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This weekend I hosted a garden party at my house. Coby, Mei and Pat showed up to help out. Pat and my backyard is half concrete and half earth. Pat he
lped me finish off the fence by nailing it to the existing posts. Those are going to have to be changed next season. Coby and Mei helped pull out the top half of the compost and cut down ivy and all of the overgrowth on the south side of the garden, which can be used for the now 6 dogs that live in our building. The plan is to clear out the three smaller patches for the dogs, because that one sliver is hardly enough for them to play in.
After that, I sat down and took an account of the state of seeds. I have tons of various seeds hanging out, some I’ve saved from things that have grown, and most others I’ve purchased. Figuring out what to plan and how is the next challenge with planning.
When I first started gardening, I didn’t know what to do really (when, how, where, why?), so I found a recommended gardening book. This has totally saved my garden:
I knew that I wanted to plant the following because of the season:
- Lima Beans
- Parsley, Rosemary and Oregano
- Tea herbs and other flowers to help with insect control
There were missing seeds, so I made a trip to Flowercraft with Pat. There, we got seeds for onions, leeks and some more kale. We also got seedlings for artichoke, cauliflower, cabbages and rosemary. When we got back, I planted the seedlings in appropriate spots and watered them. They’re all around where Mei had planted her strawberry plant. Then Pat and I started seedlings for Luciano Kale, onions, leeks, two other types of kale and oregano. All of these need at least three and up to 12 weeks indoors before they’re transplanted into spring soil. This seems to work out perfectly for San Francisco’s weather.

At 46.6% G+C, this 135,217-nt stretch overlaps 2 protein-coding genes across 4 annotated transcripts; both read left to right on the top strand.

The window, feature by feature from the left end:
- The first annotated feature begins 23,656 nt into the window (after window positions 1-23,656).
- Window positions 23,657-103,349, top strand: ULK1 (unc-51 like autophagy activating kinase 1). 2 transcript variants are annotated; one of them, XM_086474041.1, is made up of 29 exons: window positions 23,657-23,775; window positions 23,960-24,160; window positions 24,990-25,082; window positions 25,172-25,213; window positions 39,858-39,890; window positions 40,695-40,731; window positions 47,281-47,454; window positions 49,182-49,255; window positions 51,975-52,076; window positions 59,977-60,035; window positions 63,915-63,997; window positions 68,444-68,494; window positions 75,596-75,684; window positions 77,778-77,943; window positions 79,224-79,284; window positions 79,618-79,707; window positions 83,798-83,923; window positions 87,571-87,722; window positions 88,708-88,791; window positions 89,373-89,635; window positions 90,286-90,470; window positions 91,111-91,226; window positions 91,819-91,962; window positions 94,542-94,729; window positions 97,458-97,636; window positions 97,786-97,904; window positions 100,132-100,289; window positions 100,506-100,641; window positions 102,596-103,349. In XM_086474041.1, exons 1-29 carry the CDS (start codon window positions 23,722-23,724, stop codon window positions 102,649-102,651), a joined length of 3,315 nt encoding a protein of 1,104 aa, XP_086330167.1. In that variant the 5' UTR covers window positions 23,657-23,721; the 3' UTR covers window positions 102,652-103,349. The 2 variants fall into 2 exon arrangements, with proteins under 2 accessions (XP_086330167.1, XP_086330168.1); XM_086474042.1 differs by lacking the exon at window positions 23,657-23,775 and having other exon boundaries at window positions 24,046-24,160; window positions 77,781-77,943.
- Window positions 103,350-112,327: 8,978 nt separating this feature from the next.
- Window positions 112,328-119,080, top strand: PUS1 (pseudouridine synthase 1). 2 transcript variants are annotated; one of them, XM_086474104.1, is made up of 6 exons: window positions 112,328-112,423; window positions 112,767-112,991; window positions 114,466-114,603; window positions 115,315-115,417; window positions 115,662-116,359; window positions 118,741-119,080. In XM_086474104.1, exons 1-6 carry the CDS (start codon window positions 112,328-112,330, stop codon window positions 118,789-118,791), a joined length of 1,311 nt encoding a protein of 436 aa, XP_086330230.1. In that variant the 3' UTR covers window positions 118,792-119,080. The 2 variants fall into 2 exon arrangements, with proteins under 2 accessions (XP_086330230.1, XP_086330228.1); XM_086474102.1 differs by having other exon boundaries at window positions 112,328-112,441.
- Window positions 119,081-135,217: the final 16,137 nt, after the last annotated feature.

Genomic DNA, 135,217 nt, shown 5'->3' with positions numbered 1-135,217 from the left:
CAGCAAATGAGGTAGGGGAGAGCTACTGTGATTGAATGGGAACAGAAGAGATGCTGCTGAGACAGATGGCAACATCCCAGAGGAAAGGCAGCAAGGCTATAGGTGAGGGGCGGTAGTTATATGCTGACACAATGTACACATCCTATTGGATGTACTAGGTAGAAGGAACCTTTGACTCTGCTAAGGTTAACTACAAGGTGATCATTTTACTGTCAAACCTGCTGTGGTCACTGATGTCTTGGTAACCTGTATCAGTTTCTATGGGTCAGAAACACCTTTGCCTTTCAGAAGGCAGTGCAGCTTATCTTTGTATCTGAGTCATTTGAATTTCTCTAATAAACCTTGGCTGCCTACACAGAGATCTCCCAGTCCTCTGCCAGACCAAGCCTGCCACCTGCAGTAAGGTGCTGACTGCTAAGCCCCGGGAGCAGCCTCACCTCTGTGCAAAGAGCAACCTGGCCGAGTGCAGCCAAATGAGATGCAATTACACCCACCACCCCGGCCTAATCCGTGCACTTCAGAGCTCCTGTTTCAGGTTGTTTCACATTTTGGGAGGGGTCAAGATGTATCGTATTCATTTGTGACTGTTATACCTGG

Lastly, I put parsnip and parsley seeds in water over night, which I planted the next day. I put all of the parsley into pots and the parsnip out of the way of the bigger plants and perennials, so that I can dig them up when they’re ready. Parsnips need about 3″ of clearance between mature plants, so I planted them in triangles and took up a 2 sq. ft. area, where if all germinate and grow, we’ll have 23 parsnips in a season. I think that’s enough for two people to eat with friends .